Overall job satisfaction is closely linked to the efficient management of office space. According to Gartner, employees who are satisfied with their physical workplace are 16 percent more productive, 18 percent more likely to stay, and 30 percent more attracted to the company over competitors (report available to clients).
Small and midsize businesses must rethink how they use space by designing workplaces that improve productivity and retain talent.
2018 was a breakthrough year for internet privacy laws. In May, the European Union’s General Data Protection Regulation (GDPR) went into full effect, sending the digital business world scrambling to get in compliance.
Then, during the summer, the United States got in on the action with the adoption of the California Consumer Protection Act (CCPA), an effort that will make a huge impact one year from now. And we still haven’t talked about the EU-U.S. Privacy Shield, ePrivacy, or the CLOUD Act.
Despite the headlines, a recent GetApp data privacy survey of small businesses found that a whopping 65 percent of respondents felt their company was only somewhat prepared or simply not prepared to comply with data privacy regulations.
An assortment of smart gadgets have dominated the holiday gift-giving season. Some of the most popular are smartphones, smart speakers, smart TVs, and wearables. And while these gizmos bring joy to their recipients, employees will return to work in the new year with their new devices in tow, causing potential liabilities for businesses.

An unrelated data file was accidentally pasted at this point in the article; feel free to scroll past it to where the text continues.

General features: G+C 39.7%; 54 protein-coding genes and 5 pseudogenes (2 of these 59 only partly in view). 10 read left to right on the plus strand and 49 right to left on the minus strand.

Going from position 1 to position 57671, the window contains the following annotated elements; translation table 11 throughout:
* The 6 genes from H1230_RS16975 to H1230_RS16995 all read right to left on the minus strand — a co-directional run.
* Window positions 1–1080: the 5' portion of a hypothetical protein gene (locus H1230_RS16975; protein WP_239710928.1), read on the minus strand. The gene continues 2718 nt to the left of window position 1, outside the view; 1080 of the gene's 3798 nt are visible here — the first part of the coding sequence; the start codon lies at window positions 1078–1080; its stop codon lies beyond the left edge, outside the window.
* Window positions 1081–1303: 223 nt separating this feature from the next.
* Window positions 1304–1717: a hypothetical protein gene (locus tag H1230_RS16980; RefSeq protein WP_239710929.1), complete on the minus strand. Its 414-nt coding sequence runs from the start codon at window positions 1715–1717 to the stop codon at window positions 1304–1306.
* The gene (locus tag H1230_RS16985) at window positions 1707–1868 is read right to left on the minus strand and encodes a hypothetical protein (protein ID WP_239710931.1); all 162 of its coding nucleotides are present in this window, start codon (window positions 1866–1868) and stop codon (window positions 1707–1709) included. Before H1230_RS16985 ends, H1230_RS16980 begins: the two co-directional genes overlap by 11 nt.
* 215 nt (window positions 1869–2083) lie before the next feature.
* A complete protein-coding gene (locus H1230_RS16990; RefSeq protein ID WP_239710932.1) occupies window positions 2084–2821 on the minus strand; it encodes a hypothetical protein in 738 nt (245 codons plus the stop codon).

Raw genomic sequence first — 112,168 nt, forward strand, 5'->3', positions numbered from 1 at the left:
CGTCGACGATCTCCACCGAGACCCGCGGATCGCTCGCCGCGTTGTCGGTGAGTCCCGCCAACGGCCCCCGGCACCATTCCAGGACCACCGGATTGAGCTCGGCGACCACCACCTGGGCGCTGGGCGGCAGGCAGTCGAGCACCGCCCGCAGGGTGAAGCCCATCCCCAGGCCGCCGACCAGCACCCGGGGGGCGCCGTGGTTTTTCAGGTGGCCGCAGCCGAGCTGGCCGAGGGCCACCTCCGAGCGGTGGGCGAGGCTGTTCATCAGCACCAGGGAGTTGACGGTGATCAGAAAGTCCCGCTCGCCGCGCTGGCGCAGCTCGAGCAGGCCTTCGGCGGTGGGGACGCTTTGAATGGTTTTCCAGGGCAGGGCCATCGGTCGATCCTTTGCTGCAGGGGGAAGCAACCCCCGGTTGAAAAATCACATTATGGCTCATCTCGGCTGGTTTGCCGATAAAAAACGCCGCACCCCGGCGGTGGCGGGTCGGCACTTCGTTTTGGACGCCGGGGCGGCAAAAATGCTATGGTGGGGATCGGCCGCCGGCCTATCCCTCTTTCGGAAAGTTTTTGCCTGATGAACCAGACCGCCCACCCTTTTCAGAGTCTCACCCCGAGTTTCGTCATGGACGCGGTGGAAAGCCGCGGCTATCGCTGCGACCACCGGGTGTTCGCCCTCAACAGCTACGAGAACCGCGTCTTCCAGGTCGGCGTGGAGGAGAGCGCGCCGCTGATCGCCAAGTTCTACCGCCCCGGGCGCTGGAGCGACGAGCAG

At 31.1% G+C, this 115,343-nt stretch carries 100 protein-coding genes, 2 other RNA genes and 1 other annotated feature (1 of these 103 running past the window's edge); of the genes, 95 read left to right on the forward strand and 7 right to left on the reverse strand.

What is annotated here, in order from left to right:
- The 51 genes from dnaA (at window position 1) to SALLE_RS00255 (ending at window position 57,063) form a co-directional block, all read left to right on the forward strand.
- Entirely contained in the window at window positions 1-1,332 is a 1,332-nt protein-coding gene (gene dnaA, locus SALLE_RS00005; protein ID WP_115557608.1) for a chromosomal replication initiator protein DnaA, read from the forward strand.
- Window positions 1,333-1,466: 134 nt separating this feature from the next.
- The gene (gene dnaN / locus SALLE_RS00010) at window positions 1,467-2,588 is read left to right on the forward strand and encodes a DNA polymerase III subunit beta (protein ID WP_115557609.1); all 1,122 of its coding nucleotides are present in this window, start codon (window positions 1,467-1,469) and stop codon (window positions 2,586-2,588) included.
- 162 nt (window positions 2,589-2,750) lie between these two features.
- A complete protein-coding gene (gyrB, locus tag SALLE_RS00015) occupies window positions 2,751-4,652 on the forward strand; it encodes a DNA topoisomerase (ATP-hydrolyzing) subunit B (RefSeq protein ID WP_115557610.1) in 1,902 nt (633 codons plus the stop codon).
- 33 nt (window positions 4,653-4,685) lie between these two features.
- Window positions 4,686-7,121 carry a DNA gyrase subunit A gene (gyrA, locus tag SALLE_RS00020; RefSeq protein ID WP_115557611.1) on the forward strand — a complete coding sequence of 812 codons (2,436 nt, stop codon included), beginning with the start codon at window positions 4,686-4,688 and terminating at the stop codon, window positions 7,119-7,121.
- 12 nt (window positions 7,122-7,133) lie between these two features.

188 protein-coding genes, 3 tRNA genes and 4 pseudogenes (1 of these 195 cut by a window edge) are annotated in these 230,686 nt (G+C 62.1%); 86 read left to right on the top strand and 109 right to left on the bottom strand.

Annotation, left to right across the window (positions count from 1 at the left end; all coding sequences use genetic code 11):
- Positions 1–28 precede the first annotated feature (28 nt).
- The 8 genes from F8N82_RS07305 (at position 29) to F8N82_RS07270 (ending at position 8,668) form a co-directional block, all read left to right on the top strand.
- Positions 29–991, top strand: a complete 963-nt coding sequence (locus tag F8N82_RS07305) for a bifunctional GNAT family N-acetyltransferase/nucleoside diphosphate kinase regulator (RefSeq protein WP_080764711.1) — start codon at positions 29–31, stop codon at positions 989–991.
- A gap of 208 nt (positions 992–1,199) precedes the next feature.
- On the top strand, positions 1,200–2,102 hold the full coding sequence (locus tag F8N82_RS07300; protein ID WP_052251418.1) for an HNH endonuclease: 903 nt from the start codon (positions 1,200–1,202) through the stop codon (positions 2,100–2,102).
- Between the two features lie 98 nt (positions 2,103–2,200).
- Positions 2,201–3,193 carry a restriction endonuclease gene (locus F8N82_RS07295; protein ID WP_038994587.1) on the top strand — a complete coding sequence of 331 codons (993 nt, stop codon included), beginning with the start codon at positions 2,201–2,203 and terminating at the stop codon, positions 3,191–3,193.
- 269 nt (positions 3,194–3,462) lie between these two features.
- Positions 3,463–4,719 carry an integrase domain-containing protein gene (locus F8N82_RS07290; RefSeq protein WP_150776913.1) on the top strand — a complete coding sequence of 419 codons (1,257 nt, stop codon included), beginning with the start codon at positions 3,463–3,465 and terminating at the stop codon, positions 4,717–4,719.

Whether you’re upgrading from spreadsheets to business intelligence software or need a help desk program to replace your old email-based system, deciding which type of Software-as-a-Service (SaaS) best solves your problem is only the first step of a long process.
Unrealistic expectations, overlooked impacts, and frustrated employees are all waiting for you if you neglect the importance of a thorough software implementation plan.
From 2016 to 2017, Gartner reported a 19 percent year-over-year increase in inquiries regarding SaaS products, but only a 6 percent increase in inquires about SaaS implementation (report available to clients).
Many people think of a digital twin as a 3D rendering of a physical object. And while that might be part of it, we’ve had computer-aided design (CAD) models for decades. Why the hype now?
It’s because the digital twin concept involves far more than that.
Digital twin technology helps businesses visualize assets and optimize operations by synchronizing the virtual world with the real world. Internet of things (IoT) sensors instantly transmit assorted data from an object to its digital twin. As the conditions of the object change, so too do those of its digital twin.
A digital twin is not simply a 3D rendering; it is a dynamic digital representation of a real-world object in real time.